It also looks like the Coyotes are moving away from the approach of taking on bad contracts to also acquire draft assets. Armstrong said that he would not rule that out if he gets a terrific offer, but the bad contract era appears to be over for this regime.
There are a couple factors driving this overall shift in philosophy. First, the timing is right. When this draft concludes, the Coyotes will have increased their stockpile of prospects dramatically.
“Even though you’re not picking at one or two, you can get really two good players at No. 6 and No. 12 that can be staples for our organization for the next 10 years,” Armstrong said. “Listen, there’s no guarantees. You’ve got to pick the right ones. But the opportunity to do that with our staff and our experience gives us a really good chance to find players that can be difference makers for us as we move forward.”
The other factor to consider is the Coyotes’ core. The failed Tempe vote hit that group hard. They invested literal time in stumping for the arena and everything they were hearing internally was that it was going to pass. With uncertainty back on the table, it’s understandable that players such as Keller, Nick Schmaltz, Crouse and Christian Fischer want some clarity on the future of the franchise, and the impact of that vote on Armstrong’s plan. They don’t want to be caught in a rebuilding limbo for the better part of their primes.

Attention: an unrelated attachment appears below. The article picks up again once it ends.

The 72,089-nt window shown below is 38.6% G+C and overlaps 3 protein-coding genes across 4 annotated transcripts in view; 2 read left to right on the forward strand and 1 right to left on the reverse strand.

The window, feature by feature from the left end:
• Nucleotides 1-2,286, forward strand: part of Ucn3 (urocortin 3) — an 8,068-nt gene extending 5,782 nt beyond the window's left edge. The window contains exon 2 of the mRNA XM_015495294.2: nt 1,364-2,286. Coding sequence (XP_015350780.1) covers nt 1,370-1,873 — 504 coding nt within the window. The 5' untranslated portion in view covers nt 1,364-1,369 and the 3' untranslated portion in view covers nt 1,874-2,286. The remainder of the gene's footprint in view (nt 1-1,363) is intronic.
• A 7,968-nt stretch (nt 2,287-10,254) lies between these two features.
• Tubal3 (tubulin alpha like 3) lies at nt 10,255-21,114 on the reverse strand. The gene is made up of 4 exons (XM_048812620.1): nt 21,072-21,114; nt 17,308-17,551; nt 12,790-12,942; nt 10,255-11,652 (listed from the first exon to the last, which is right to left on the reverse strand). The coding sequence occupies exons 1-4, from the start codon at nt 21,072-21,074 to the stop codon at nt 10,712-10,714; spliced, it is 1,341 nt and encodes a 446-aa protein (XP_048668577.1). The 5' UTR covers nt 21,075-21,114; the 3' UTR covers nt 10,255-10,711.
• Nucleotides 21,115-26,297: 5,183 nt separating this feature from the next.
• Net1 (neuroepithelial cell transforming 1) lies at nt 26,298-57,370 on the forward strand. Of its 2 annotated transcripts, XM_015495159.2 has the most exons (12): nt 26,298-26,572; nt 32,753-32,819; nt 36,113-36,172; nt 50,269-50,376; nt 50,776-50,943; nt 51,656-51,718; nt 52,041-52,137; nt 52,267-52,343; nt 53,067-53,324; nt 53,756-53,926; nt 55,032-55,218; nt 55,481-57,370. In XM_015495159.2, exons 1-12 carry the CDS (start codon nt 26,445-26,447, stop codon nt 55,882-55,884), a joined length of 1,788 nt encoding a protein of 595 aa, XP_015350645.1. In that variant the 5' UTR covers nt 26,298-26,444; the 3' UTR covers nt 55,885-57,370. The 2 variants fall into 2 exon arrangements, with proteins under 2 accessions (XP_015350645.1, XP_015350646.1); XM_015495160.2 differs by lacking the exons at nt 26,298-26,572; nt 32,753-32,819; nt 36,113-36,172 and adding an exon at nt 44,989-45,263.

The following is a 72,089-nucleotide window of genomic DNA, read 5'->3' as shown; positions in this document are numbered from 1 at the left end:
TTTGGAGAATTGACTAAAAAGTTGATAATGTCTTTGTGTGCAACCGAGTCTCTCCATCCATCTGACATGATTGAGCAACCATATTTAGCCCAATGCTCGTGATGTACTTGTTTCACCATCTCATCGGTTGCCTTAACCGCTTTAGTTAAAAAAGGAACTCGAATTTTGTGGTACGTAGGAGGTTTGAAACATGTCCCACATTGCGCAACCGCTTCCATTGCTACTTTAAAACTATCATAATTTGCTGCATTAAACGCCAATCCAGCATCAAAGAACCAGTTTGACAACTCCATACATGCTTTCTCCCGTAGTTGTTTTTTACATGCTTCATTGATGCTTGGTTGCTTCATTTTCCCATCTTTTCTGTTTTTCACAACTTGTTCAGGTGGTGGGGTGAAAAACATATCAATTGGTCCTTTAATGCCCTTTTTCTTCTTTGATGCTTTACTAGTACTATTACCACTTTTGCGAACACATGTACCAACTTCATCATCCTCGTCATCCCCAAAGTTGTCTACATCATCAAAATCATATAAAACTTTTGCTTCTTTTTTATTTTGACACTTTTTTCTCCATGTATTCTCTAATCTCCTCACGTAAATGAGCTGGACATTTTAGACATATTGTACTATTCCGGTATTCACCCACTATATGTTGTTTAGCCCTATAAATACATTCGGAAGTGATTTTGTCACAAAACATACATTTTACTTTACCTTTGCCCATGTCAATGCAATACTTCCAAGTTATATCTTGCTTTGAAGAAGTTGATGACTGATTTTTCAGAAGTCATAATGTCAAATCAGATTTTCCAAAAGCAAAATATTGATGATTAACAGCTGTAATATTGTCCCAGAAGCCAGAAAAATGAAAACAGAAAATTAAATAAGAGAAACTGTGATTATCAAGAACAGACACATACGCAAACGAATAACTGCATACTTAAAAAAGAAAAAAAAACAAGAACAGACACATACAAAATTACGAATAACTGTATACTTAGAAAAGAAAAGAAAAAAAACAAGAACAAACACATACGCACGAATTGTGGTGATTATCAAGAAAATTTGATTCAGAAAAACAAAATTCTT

Again, the timing for a shift in philosophy makes sense after three successive drafts of acquiring lots of player capital, but don’t discount the need to appease the core with some of these moves. And if the Coyotes can add a young, talented player to that core, all the better.
As for the draft, there are a number of options on the table with the No. 6 overall pick which I will discuss on Tuesday. The options grow exponentially for the No. 12 overall pick. If Armstrong does hang onto the team’s second-round pick and four third-round picks, look for the team to shore up its defensive prospect pipeline and maybe select a goaltender at that range of the draft.
“Having this many picks allows us to take some chances, and it allows us to take chances on skill,” Coyotes director of amateur scouting Darryl Plandowski said. “Maybe the kid is only five foot 10 and a half but we like the skill. We’ve got four picks in the third. If two of the four turn out, we’re way above average.
“If you get two players that play out of every draft, you’re above the average. So it just allows us lots of flexibility to trade, to keep it, to take goalies that just take time, to take young defenseman that take time. We have two firsts and a second but when that third round comes around, there’s always guys we like every year.”
The scouts will also be prepared for every scenario, including the one in which Armstrong deals away picks that the scouting staff thought it was going to execute.
“We meet five or six days before the draft and every scenario is talked about,” Plandowski said. “Ryan [Jankowski], myself, and some of the guys on the staff have been doing this for 20-plus years so you kind of know going into the draft who are going to be the first rounders, who’s going to be left there in the second round, and who has a chance to fall into the third round. You know the spots where certain guys will go so you can adapt.
“There’s all kinds of strategies that we talk about, potentially taking those seconds or those thirds and moving up to the second. There’s so many things that are possible and if they present themselves you just have to be ready.”
With draft capital clearly in play this season, here is a full list of the Coyotes’ draft picks for each of the next four seasons via PuckPedia.
Top photo of Sean Durzi via Getty Images